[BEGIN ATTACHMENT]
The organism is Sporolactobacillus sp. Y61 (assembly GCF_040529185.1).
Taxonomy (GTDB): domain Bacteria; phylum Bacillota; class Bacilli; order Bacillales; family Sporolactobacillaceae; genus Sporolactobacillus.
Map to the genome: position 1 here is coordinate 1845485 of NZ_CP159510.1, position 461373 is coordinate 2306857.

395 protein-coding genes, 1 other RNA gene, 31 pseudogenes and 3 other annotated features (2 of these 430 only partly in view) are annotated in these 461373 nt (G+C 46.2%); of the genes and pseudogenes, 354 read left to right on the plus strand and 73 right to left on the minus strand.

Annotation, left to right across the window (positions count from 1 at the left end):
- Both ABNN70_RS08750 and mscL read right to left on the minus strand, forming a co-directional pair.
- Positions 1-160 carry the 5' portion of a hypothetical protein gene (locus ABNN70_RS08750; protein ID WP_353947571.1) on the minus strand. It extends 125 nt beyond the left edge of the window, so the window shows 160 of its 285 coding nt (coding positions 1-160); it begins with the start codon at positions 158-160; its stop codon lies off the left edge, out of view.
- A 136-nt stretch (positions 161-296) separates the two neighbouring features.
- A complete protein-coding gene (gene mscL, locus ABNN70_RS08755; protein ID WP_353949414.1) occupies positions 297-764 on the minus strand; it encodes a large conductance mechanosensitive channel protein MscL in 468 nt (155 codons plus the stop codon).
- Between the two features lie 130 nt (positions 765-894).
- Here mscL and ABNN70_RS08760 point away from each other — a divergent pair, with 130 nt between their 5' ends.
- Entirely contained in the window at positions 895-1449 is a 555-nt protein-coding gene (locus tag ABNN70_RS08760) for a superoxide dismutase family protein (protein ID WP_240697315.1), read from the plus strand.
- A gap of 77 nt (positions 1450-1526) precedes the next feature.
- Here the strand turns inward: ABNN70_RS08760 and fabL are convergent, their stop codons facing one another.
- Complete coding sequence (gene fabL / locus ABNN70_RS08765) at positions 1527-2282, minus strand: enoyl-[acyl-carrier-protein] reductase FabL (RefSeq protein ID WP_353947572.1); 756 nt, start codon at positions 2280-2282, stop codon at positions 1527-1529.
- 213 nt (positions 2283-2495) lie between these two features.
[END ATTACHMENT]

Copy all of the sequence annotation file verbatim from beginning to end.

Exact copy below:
The organism is Sporolactobacillus sp. Y61 (assembly GCF_040529185.1).
Taxonomy (GTDB): domain Bacteria; phylum Bacillota; class Bacilli; order Bacillales; family Sporolactobacillaceae; genus Sporolactobacillus.
Map to the genome: position 1 here is coordinate 1845485 of NZ_CP159510.1, position 461373 is coordinate 2306857.

395 protein-coding genes, 1 other RNA gene, 31 pseudogenes and 3 other annotated features (2 of these 430 only partly in view) are annotated in these 461373 nt (G+C 46.2%); of the genes and pseudogenes, 354 read left to right on the plus strand and 73 right to left on the minus strand.

Annotation, left to right across the window (positions count from 1 at the left end):
- Both ABNN70_RS08750 and mscL read right to left on the minus strand, forming a co-directional pair.
- Positions 1-160 carry the 5' portion of a hypothetical protein gene (locus ABNN70_RS08750; protein ID WP_353947571.1) on the minus strand. It extends 125 nt beyond the left edge of the window, so the window shows 160 of its 285 coding nt (coding positions 1-160); it begins with the start codon at positions 158-160; its stop codon lies off the left edge, out of view.
- A 136-nt stretch (positions 161-296) separates the two neighbouring features.
- A complete protein-coding gene (gene mscL, locus ABNN70_RS08755; protein ID WP_353949414.1) occupies positions 297-764 on the minus strand; it encodes a large conductance mechanosensitive channel protein MscL in 468 nt (155 codons plus the stop codon).
- Between the two features lie 130 nt (positions 765-894).
- Here mscL and ABNN70_RS08760 point away from each other — a divergent pair, with 130 nt between their 5' ends.
- Entirely contained in the window at positions 895-1449 is a 555-nt protein-coding gene (locus tag ABNN70_RS08760) for a superoxide dismutase family protein (protein ID WP_240697315.1), read from the plus strand.
- A gap of 77 nt (positions 1450-1526) precedes the next feature.
- Here the strand turns inward: ABNN70_RS08760 and fabL are convergent, their stop codons facing one another.
- Complete coding sequence (gene fabL / locus ABNN70_RS08765) at positions 1527-2282, minus strand: enoyl-[acyl-carrier-protein] reductase FabL (RefSeq protein ID WP_353947572.1); 756 nt, start codon at positions 2280-2282, stop codon at positions 1527-1529.
- 213 nt (positions 2283-2495) lie between these two features.